I last wrote under the heading of ‘The Family Story’ back in 2007, so it’s not surprising that I can’t remember whether or not I told any particular story. I pulled together all the family anecdotes I could think of under this category – at the time, I was thinking of having them written down for my children and grandchildren but my blog friends enjoyed them too.
I can hardly believe I forgot this one …
My mum, Jane, was nearly 16 when the war broke out, having been born in November 1923. It wrecked her education, as a London school was evacuated to Weymouth and used her school and the text books in the afternoons, so she left school the next summer and went to secretarial college. Once she reached the age of 18, she didn’t want to be called up into the Forces so she volunteered for the Land Army. If you want to read about any of it, you can look up old posts in the ‘nostalgic’ box in the sidebar.
There was a Prisoner of War camp somewhere nearby and Italian POWs were sent to work on the farm. They were cheerful and hard working men, apparently, and their rations were much better than those of the natives. They downed tools mid-morning every day and brewed up cocoa, sweetened with raspberry jam (which was never seen in England, when there was sugar for such a treat as preserves, I think that plum and apple jam was more usually the thing). They generously shared the cocoa with the English farm workers and everyone became pretty friendly. Jane was young, only 19 or 20, with curly brown hair (people said she looked like Deanna Durbin, if that gives you a picture) and she was a very hard worker. As I’ve said in a previous post on the subject, she prided herself on working as hard as any man and she was not there to feed the chickens and squeal at the sight of mud or a field of mangold-wurzels to harvest.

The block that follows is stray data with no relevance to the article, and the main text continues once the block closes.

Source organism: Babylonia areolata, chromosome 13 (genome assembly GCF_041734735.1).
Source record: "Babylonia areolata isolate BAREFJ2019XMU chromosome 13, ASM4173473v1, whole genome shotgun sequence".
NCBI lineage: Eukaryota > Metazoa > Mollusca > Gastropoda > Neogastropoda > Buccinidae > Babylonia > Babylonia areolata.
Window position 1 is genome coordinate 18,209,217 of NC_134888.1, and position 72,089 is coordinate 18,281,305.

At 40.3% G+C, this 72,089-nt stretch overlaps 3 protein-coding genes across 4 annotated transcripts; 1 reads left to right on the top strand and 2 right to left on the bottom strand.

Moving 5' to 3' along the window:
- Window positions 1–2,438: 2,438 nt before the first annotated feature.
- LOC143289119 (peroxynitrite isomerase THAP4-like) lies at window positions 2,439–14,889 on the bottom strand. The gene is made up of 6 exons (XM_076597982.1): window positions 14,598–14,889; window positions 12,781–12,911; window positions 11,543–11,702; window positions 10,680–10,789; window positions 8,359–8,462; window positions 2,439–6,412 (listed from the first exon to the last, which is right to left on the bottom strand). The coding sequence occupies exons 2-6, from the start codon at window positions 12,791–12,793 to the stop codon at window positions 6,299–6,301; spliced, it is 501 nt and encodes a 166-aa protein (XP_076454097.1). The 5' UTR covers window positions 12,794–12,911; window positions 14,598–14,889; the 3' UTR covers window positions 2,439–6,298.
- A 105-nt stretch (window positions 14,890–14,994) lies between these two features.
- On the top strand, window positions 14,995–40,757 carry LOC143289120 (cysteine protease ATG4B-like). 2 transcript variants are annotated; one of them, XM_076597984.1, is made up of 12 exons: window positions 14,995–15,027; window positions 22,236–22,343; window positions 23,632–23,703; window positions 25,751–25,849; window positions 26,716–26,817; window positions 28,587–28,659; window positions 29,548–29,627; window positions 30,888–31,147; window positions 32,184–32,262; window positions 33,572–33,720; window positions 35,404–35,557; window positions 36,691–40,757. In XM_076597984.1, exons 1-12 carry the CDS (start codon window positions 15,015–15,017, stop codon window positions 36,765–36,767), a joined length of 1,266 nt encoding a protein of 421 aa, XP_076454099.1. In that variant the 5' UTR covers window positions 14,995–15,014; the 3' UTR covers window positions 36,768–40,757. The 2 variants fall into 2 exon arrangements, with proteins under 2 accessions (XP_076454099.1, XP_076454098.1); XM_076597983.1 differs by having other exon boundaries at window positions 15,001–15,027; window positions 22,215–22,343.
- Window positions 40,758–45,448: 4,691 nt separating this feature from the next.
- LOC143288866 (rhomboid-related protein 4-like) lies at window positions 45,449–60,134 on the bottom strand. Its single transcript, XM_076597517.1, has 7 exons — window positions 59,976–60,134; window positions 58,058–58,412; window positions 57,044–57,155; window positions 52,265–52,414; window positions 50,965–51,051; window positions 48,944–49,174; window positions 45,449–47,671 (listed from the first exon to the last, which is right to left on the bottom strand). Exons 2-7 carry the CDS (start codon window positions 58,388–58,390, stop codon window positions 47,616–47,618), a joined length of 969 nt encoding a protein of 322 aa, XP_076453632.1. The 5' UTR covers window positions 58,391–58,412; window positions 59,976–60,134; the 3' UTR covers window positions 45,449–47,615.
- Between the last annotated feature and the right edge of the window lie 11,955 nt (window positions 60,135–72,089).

One young Italian was particularly charming (though most young Italians know how to charm: it’s in the blood) and one day he spoke to her earnestly and nervously. He’d been watching her admiringly for some time; she was knowledgeable and enthusiastic, a born farmer. She was also very pretty and he had fallen for her in a big way. He asked her to marry him. They would return to Italy once this wretched war was over, his parents would love her too and they would live on the family farm, which he would inherit in due course – he would look after her and make her happy.
Yes, he’d seen she was a jolly good worker and she was, indeed, very pretty and unaffectedly friendly (and no flirt – to the end of her days she would charm men but never led them on. She, like I, genuinely liked men and treated them as friends, not potential boyfriends).
She assured me that she was kind but firm, and let him down gently; and had to forego the morning cocoa after that because it was too awkward. But think – I could have been Italian!